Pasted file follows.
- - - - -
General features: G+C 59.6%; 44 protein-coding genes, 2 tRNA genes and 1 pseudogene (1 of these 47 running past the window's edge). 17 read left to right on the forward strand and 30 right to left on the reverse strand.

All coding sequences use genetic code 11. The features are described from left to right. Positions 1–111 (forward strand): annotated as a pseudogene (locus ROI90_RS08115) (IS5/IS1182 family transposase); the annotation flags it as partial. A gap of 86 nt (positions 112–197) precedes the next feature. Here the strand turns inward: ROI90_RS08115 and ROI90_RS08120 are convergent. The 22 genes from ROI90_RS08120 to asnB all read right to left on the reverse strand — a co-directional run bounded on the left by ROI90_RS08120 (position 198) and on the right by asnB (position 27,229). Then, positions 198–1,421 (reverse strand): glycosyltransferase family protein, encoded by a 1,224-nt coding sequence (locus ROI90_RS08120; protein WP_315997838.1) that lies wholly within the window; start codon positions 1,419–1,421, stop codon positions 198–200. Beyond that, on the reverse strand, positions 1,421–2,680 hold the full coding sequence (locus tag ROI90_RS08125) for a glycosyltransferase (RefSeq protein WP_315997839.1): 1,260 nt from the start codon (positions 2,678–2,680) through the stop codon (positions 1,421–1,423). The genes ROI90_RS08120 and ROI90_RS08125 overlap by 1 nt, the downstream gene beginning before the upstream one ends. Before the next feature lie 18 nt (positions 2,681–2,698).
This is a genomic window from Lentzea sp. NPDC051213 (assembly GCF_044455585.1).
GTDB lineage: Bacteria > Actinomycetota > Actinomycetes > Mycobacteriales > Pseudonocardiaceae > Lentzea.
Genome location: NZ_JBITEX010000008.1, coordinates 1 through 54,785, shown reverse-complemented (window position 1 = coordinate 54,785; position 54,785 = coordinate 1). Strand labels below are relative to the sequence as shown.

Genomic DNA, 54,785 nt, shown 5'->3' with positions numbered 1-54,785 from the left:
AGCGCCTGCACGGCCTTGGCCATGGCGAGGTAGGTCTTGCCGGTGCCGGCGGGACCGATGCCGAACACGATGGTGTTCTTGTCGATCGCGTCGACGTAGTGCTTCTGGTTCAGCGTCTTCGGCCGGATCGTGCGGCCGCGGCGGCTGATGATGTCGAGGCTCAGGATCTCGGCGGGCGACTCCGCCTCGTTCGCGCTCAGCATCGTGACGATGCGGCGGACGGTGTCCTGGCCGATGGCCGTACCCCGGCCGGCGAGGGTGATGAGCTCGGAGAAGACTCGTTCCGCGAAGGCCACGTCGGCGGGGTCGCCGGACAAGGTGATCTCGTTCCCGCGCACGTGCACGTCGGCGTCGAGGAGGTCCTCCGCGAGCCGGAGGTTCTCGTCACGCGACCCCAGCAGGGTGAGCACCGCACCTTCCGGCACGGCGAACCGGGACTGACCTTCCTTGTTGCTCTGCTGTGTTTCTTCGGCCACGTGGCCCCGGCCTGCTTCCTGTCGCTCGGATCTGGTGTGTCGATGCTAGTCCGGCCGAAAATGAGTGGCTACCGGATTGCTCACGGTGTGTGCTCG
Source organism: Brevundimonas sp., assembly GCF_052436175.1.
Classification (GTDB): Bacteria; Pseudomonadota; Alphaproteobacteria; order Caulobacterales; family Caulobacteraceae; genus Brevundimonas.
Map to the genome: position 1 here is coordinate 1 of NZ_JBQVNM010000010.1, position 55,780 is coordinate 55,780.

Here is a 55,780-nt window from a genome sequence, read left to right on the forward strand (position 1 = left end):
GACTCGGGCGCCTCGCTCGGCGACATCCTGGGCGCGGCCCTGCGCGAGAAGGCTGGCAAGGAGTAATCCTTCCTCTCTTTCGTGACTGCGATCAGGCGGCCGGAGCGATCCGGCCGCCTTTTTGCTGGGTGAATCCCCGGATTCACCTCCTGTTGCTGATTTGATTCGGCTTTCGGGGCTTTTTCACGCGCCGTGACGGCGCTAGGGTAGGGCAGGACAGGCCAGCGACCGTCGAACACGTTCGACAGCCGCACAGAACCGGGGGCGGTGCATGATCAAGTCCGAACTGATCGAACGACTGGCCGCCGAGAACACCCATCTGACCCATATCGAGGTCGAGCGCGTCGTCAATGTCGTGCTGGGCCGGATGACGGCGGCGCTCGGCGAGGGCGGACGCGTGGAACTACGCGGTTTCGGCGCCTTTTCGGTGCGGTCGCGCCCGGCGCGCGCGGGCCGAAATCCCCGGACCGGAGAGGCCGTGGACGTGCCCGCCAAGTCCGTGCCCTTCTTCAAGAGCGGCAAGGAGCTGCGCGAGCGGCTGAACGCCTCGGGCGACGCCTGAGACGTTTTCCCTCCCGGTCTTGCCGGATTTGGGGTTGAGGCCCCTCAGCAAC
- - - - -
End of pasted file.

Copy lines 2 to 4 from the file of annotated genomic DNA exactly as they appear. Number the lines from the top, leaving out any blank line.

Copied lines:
All coding sequences use genetic code 11. The features are described from left to right. Positions 1–111 (forward strand): annotated as a pseudogene (locus ROI90_RS08115) (IS5/IS1182 family transposase); the annotation flags it as partial. A gap of 86 nt (positions 112–197) precedes the next feature. Here the strand turns inward: ROI90_RS08115 and ROI90_RS08120 are convergent. The 22 genes from ROI90_RS08120 to asnB all read right to left on the reverse strand — a co-directional run bounded on the left by ROI90_RS08120 (position 198) and on the right by asnB (position 27,229). Then, positions 198–1,421 (reverse strand): glycosyltransferase family protein, encoded by a 1,224-nt coding sequence (locus ROI90_RS08120; protein WP_315997838.1) that lies wholly within the window; start codon positions 1,419–1,421, stop codon positions 198–200. Beyond that, on the reverse strand, positions 1,421–2,680 hold the full coding sequence (locus tag ROI90_RS08125) for a glycosyltransferase (RefSeq protein WP_315997839.1): 1,260 nt from the start codon (positions 2,678–2,680) through the stop codon (positions 1,421–1,423). The genes ROI90_RS08120 and ROI90_RS08125 overlap by 1 nt, the downstream gene beginning before the upstream one ends. Before the next feature lie 18 nt (positions 2,681–2,698).
This is a genomic window from Lentzea sp. NPDC051213 (assembly GCF_044455585.1).
GTDB lineage: Bacteria > Actinomycetota > Actinomycetes > Mycobacteriales > Pseudonocardiaceae > Lentzea.